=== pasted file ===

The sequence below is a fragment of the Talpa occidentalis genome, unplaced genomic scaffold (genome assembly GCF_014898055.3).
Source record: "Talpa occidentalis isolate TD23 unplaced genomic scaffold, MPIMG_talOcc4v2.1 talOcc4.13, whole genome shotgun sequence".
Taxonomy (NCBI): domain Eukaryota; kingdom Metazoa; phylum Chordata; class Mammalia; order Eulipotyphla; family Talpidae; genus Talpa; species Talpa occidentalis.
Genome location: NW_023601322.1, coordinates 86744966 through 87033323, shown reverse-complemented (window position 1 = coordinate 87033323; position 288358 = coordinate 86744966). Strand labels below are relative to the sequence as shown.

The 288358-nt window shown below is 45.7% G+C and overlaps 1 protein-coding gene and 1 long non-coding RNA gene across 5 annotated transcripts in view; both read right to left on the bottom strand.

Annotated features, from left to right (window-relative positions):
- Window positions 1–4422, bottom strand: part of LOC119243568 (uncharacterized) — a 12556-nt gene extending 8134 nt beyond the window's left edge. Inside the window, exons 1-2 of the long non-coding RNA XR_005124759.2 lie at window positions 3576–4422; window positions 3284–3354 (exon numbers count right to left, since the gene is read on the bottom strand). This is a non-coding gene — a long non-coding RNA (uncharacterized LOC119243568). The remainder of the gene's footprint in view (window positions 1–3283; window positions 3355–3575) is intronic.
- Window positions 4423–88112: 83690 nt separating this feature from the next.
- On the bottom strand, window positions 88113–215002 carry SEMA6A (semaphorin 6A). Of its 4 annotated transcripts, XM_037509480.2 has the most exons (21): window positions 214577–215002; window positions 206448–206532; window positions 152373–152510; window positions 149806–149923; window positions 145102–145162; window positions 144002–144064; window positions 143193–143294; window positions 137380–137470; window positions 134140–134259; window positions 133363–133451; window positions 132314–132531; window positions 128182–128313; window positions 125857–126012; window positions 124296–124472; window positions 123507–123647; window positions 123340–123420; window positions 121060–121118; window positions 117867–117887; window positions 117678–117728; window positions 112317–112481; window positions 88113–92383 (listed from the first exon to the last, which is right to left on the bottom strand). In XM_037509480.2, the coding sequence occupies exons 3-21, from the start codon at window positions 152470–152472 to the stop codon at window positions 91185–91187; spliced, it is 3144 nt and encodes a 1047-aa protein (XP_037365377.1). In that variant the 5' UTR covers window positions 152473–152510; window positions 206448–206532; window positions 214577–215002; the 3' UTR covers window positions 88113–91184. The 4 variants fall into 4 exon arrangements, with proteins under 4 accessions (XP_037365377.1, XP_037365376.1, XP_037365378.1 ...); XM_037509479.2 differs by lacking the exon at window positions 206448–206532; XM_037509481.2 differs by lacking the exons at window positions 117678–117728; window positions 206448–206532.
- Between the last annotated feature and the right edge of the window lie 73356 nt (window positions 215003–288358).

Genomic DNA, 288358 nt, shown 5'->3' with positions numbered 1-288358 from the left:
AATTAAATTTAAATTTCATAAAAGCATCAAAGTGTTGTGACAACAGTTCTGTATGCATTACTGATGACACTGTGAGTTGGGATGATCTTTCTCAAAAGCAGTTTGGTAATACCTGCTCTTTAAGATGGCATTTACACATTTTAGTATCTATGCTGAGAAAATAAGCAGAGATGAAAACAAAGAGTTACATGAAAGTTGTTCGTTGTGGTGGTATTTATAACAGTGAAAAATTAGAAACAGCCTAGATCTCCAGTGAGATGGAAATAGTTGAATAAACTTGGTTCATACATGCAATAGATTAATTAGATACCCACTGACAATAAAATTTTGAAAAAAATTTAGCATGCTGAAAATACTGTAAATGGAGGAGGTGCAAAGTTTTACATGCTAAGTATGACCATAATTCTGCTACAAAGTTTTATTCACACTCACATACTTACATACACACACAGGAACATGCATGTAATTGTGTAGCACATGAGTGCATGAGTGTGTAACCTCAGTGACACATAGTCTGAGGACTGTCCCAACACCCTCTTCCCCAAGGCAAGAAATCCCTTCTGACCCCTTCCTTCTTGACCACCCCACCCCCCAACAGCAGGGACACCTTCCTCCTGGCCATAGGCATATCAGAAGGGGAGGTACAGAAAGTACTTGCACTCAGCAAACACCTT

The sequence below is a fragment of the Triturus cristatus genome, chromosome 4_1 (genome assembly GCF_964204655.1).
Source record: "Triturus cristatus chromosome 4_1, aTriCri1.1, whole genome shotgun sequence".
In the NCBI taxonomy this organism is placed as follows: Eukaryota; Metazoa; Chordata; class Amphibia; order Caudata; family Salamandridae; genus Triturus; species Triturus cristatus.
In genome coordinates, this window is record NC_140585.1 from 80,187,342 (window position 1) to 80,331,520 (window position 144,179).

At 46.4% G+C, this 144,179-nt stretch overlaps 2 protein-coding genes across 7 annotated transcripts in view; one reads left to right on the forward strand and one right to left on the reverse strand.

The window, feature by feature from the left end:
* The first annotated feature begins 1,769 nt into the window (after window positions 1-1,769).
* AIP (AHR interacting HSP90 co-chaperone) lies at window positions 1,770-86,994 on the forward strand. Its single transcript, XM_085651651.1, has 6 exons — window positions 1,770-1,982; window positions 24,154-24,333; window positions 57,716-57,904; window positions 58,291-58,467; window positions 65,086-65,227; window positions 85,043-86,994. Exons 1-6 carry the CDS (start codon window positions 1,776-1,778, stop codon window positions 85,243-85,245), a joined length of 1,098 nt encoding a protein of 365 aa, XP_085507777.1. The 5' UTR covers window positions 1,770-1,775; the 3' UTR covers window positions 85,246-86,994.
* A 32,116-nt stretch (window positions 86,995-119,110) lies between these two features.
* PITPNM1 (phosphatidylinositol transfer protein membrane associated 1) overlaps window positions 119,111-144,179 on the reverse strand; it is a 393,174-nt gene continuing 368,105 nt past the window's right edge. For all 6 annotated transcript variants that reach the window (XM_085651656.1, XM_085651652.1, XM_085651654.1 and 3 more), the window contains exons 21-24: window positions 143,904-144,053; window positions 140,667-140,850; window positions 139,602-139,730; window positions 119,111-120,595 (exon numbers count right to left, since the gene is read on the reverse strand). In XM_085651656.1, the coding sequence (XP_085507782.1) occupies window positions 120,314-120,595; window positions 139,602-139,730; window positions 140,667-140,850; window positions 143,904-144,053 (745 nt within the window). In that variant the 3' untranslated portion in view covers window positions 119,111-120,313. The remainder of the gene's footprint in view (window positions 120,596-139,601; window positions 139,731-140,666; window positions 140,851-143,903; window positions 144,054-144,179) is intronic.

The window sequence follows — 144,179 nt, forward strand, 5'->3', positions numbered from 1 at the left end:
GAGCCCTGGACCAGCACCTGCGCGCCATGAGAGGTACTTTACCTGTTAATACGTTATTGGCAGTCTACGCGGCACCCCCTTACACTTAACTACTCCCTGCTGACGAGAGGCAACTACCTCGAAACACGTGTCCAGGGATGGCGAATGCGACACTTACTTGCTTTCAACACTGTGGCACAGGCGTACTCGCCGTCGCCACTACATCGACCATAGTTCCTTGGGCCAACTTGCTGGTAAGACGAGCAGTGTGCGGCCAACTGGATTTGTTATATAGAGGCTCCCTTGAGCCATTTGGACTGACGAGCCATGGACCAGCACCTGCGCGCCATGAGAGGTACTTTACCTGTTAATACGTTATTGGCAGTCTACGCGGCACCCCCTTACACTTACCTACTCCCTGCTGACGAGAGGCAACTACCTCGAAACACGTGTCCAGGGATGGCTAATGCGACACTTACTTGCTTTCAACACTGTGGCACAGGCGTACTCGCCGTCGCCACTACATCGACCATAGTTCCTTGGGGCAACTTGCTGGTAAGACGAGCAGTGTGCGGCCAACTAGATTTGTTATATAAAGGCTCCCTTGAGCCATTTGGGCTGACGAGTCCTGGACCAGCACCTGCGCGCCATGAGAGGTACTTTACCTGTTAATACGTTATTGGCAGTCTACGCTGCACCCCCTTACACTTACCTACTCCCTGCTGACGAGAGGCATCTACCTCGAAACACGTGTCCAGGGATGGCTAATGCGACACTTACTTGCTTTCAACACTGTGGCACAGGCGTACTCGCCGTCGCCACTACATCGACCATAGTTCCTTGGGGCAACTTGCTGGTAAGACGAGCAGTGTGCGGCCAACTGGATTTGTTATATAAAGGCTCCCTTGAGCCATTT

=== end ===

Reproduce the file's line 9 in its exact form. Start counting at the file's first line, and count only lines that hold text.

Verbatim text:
- On the bottom strand, window positions 88113–215002 carry SEMA6A (semaphorin 6A). Of its 4 annotated transcripts, XM_037509480.2 has the most exons (21): window positions 214577–215002; window positions 206448–206532; window positions 152373–152510; window positions 149806–149923; window positions 145102–145162; window positions 144002–144064; window positions 143193–143294; window positions 137380–137470; window positions 134140–134259; window positions 133363–133451; window positions 132314–132531; window positions 128182–128313; window positions 125857–126012; window positions 124296–124472; window positions 123507–123647; window positions 123340–123420; window positions 121060–121118; window positions 117867–117887; window positions 117678–117728; window positions 112317–112481; window positions 88113–92383 (listed from the first exon to the last, which is right to left on the bottom strand). In XM_037509480.2, the coding sequence occupies exons 3-21, from the start codon at window positions 152470–152472 to the stop codon at window positions 91185–91187; spliced, it is 3144 nt and encodes a 1047-aa protein (XP_037365377.1). In that variant the 5' UTR covers window positions 152473–152510; window positions 206448–206532; window positions 214577–215002; the 3' UTR covers window positions 88113–91184. The 4 variants fall into 4 exon arrangements, with proteins under 4 accessions (XP_037365377.1, XP_037365376.1, XP_037365378.1 ...); XM_037509479.2 differs by lacking the exon at window positions 206448–206532; XM_037509481.2 differs by lacking the exons at window positions 117678–117728; window positions 206448–206532.